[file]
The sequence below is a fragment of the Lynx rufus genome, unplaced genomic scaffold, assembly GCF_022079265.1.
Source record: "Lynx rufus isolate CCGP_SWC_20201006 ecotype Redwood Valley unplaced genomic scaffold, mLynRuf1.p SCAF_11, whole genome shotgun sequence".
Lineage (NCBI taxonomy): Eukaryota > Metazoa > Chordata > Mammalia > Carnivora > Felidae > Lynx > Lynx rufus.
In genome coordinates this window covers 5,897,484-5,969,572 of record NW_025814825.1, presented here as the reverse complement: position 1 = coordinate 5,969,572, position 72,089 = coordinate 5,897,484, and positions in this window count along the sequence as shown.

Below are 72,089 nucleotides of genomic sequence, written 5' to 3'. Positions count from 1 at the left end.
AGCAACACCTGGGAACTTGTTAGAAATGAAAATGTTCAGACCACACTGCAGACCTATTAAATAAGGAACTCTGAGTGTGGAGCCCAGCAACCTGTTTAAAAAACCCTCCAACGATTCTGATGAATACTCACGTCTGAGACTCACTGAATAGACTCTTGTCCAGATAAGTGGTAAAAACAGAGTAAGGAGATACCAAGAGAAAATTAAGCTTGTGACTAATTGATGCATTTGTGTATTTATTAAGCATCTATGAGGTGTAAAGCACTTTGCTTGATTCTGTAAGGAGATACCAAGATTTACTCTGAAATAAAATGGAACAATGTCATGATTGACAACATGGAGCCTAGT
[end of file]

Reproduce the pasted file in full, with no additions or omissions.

The sequence below is a fragment of the Lynx rufus genome, unplaced genomic scaffold, assembly GCF_022079265.1.
Source record: "Lynx rufus isolate CCGP_SWC_20201006 ecotype Redwood Valley unplaced genomic scaffold, mLynRuf1.p SCAF_11, whole genome shotgun sequence".
Lineage (NCBI taxonomy): Eukaryota > Metazoa > Chordata > Mammalia > Carnivora > Felidae > Lynx > Lynx rufus.
In genome coordinates this window covers 5,897,484-5,969,572 of record NW_025814825.1, presented here as the reverse complement: position 1 = coordinate 5,969,572, position 72,089 = coordinate 5,897,484, and positions in this window count along the sequence as shown.

Below are 72,089 nucleotides of genomic sequence, written 5' to 3'. Positions count from 1 at the left end.
AGCAACACCTGGGAACTTGTTAGAAATGAAAATGTTCAGACCACACTGCAGACCTATTAAATAAGGAACTCTGAGTGTGGAGCCCAGCAACCTGTTTAAAAAACCCTCCAACGATTCTGATGAATACTCACGTCTGAGACTCACTGAATAGACTCTTGTCCAGATAAGTGGTAAAAACAGAGTAAGGAGATACCAAGAGAAAATTAAGCTTGTGACTAATTGATGCATTTGTGTATTTATTAAGCATCTATGAGGTGTAAAGCACTTTGCTTGATTCTGTAAGGAGATACCAAGATTTACTCTGAAATAAAATGGAACAATGTCATGATTGACAACATGGAGCCTAGT